Designing an interview process is hard
Interviewing is a fascinating subject. It’s amazing to see something so important done so badly.
There doesn’t seem to be any real incentive to make it better. People know biases exist, but they like their biases. They make excuses to explain that their biases give better results. They feel no drive at all to actually fix them.
When I say “fix” them, I don’t mean eliminating the biases themselves. That can’t be done. But that’s as far as most discussions of biases in interview processes go. “Here’s a list of common biases,” a well-meaning HR person says. “Try to be aware of them, and don’t let them influence your decisions.” I’ve had that meeting a dozen times.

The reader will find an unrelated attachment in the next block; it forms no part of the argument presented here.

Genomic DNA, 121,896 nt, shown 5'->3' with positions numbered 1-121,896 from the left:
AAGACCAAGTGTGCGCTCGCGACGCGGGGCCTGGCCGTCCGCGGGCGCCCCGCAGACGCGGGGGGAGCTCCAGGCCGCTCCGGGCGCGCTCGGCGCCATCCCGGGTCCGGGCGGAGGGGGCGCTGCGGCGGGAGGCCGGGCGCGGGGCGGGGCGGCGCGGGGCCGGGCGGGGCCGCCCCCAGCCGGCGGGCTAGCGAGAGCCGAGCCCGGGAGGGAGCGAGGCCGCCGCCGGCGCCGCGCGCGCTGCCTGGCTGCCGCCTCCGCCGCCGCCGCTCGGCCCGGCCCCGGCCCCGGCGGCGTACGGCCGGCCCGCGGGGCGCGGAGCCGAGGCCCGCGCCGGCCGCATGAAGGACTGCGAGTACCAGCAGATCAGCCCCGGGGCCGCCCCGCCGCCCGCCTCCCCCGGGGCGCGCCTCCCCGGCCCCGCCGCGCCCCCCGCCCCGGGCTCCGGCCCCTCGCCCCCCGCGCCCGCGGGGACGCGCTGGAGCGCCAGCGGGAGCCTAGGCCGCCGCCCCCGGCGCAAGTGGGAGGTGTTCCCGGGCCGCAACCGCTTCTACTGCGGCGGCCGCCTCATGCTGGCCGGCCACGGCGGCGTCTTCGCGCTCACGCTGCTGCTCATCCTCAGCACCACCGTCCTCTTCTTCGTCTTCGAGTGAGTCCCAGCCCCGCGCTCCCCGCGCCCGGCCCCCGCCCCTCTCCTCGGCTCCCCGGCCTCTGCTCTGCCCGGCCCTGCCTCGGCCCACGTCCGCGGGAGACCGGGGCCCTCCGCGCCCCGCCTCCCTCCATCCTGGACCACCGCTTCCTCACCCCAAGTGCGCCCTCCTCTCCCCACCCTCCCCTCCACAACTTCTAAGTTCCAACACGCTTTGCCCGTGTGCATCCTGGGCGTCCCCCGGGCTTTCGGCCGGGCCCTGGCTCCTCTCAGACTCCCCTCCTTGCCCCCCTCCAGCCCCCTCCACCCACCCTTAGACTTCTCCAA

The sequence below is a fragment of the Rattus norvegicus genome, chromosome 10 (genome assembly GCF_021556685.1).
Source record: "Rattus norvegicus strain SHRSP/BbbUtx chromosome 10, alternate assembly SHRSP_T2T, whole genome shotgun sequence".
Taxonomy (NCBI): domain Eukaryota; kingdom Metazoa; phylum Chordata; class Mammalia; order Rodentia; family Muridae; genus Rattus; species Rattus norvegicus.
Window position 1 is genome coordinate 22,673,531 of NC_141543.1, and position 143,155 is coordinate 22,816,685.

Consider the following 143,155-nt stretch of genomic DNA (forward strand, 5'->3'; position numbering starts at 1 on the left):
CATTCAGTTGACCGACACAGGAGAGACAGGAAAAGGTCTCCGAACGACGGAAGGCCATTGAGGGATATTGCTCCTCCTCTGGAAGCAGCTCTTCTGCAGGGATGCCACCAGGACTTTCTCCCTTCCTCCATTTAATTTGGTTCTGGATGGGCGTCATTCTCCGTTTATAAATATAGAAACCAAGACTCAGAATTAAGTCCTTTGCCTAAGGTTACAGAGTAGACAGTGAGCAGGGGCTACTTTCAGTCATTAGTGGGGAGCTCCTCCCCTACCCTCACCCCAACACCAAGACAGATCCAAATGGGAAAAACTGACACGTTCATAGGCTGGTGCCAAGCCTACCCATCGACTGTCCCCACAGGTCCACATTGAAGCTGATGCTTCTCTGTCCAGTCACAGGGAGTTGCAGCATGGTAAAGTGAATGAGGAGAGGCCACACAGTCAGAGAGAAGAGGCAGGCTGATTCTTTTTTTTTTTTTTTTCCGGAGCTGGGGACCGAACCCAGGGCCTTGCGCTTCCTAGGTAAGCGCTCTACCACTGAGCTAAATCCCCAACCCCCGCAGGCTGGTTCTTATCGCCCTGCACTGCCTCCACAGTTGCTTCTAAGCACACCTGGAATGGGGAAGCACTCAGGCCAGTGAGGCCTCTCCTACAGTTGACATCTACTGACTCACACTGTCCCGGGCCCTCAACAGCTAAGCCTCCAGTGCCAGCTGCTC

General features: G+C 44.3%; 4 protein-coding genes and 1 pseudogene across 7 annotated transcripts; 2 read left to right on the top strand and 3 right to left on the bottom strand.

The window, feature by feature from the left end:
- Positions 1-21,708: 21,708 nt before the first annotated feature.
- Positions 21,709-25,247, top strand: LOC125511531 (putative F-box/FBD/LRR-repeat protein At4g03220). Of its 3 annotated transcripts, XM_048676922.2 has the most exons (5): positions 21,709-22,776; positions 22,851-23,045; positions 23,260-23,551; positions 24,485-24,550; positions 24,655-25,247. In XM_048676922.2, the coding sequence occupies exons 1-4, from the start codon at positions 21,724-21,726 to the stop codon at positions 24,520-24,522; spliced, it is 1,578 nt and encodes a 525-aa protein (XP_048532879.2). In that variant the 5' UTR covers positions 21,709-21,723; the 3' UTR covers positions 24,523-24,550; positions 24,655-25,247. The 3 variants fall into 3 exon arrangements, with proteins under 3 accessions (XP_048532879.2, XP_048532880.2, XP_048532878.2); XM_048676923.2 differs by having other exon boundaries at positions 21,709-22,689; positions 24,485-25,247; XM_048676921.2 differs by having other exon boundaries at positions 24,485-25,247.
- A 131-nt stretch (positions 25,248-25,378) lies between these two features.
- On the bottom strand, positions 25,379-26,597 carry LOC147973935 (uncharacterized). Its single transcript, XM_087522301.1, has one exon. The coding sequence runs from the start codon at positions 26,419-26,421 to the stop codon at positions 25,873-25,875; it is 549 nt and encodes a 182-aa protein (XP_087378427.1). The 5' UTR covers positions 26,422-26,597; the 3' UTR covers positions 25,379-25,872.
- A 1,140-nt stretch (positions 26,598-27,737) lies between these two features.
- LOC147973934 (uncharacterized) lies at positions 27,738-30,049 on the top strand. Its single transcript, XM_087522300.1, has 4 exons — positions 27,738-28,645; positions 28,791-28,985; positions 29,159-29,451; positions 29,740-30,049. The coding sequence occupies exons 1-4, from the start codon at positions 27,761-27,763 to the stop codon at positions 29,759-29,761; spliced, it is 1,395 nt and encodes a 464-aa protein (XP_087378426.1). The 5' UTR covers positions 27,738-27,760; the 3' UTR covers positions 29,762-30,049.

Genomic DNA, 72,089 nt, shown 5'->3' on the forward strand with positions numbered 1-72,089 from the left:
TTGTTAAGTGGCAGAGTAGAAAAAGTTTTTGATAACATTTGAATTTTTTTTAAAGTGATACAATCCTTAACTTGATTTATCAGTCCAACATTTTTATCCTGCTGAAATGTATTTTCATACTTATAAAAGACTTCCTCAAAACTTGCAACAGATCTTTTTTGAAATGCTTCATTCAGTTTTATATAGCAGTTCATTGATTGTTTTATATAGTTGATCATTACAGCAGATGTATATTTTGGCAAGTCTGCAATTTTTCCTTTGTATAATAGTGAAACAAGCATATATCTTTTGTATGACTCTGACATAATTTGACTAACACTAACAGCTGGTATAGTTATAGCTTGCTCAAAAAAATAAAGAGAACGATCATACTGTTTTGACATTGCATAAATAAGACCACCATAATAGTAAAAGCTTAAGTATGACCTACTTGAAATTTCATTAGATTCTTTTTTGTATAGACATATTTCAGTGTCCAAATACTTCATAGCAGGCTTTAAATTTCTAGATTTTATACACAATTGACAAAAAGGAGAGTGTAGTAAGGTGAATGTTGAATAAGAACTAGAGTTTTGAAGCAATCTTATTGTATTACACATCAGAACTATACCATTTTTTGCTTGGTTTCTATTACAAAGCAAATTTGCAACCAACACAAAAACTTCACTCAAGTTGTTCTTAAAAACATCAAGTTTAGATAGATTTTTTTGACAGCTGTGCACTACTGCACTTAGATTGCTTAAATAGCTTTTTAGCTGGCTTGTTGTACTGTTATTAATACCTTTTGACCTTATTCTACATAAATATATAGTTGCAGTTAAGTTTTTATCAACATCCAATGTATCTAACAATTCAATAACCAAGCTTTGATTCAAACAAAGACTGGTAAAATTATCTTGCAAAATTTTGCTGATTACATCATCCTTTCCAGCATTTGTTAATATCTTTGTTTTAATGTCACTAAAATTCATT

That’s not how biases work. Knowing about them is better than not knowing, but biases are your brain lying to itself. Knowing that you’re working with a skilled liar is better than not knowing, but it doesn’t change the fact that once in a while you’re going to fall for a lie.
To make a better interview, you have to design the whole process knowing that all participants, including yourself, are unreliable at least some of the time.
It takes a lot of work and self-awareness to design that kind of process. It takes hard work to make sure everyone involved feels safe to say what they really think, and make sure they know they can change their mind. It takes extra time. It takes effort. It will never be perfect.
The alternative is to shrug, give in to your biases and make hires based on gut feel. Does that seem like a good option?